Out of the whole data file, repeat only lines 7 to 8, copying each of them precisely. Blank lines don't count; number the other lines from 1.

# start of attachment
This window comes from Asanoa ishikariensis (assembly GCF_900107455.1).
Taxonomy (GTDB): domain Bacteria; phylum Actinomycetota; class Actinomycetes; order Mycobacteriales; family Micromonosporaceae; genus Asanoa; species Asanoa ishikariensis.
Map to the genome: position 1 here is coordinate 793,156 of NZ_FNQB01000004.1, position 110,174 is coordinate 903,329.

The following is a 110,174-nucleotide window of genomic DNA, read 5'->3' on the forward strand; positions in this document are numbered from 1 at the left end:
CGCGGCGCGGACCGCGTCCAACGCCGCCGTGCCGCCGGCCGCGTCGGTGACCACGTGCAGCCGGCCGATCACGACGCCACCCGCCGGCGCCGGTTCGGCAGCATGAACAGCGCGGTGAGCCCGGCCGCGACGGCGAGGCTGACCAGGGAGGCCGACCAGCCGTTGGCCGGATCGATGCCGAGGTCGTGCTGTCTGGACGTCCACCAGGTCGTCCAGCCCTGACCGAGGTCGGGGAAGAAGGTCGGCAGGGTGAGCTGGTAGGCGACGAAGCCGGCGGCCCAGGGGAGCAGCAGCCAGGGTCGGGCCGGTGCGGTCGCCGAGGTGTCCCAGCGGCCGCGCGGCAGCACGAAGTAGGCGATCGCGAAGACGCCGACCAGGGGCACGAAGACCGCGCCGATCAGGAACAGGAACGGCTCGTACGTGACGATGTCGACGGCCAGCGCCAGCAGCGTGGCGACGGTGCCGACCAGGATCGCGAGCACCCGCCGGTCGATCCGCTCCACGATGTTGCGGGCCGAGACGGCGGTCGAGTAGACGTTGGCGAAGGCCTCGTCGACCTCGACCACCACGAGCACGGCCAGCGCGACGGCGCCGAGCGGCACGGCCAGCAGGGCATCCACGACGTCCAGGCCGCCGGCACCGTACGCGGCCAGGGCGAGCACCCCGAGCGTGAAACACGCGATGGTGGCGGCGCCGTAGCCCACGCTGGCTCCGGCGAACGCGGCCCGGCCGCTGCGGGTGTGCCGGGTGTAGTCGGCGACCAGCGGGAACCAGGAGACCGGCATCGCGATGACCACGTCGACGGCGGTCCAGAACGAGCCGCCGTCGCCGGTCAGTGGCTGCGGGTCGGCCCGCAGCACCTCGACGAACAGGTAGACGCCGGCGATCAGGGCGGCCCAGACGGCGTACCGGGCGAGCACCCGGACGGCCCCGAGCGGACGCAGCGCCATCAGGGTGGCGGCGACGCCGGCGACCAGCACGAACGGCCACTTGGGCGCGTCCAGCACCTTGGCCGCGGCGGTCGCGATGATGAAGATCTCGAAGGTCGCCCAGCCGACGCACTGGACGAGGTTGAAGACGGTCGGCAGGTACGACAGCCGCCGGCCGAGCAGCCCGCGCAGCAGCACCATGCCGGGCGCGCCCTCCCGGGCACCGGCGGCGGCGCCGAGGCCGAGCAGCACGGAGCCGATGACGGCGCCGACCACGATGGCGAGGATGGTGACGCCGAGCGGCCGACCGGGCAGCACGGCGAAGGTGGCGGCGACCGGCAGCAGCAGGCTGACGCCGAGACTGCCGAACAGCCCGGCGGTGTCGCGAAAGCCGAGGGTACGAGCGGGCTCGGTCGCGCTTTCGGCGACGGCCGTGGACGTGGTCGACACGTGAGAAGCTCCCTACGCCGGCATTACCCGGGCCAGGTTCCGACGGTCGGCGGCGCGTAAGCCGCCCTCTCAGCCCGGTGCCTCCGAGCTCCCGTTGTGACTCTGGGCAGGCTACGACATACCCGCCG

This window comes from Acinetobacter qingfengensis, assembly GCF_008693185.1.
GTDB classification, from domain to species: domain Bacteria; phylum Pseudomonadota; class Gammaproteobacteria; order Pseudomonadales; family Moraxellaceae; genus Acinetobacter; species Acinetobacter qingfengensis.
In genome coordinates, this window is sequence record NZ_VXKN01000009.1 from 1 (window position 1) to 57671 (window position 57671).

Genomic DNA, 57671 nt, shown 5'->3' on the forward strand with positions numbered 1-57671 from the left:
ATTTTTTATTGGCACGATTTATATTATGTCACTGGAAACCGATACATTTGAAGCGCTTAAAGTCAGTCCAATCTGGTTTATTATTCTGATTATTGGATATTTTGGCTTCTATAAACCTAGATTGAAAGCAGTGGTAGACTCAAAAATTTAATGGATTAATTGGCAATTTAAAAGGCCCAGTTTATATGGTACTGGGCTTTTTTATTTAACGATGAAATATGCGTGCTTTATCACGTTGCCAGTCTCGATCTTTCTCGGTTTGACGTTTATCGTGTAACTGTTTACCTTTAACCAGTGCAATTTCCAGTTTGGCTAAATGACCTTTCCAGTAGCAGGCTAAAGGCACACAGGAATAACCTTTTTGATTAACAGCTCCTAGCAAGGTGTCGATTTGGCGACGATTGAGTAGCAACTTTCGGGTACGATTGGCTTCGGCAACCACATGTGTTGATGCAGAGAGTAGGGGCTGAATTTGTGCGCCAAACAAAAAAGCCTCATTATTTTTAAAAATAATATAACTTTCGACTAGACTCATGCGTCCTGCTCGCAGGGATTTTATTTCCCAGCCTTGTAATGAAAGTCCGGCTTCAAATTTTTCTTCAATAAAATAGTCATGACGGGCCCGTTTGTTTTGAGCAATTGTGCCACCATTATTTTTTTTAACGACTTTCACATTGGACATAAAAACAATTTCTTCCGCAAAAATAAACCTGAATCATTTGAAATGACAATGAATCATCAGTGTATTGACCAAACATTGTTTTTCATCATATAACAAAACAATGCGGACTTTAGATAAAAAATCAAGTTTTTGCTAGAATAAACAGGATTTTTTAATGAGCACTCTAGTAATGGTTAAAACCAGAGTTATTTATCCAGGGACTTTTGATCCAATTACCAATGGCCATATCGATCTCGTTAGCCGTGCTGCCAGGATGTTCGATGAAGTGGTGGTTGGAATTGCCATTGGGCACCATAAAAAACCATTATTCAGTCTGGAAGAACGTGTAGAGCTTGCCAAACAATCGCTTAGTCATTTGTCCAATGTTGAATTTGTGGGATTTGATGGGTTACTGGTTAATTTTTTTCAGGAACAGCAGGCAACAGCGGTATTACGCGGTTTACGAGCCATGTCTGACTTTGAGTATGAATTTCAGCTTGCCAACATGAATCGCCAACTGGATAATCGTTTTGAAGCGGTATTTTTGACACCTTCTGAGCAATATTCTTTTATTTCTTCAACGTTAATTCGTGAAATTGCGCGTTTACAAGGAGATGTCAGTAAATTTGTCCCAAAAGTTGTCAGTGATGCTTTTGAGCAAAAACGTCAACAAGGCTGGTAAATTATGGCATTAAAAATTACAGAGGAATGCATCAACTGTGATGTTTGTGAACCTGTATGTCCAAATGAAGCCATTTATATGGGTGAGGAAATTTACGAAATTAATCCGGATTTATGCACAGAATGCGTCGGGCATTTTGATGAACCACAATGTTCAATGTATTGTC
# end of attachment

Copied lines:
GTDB classification, from domain to species: domain Bacteria; phylum Pseudomonadota; class Gammaproteobacteria; order Pseudomonadales; family Moraxellaceae; genus Acinetobacter; species Acinetobacter qingfengensis.
In genome coordinates, this window is sequence record NZ_VXKN01000009.1 from 1 (window position 1) to 57671 (window position 57671).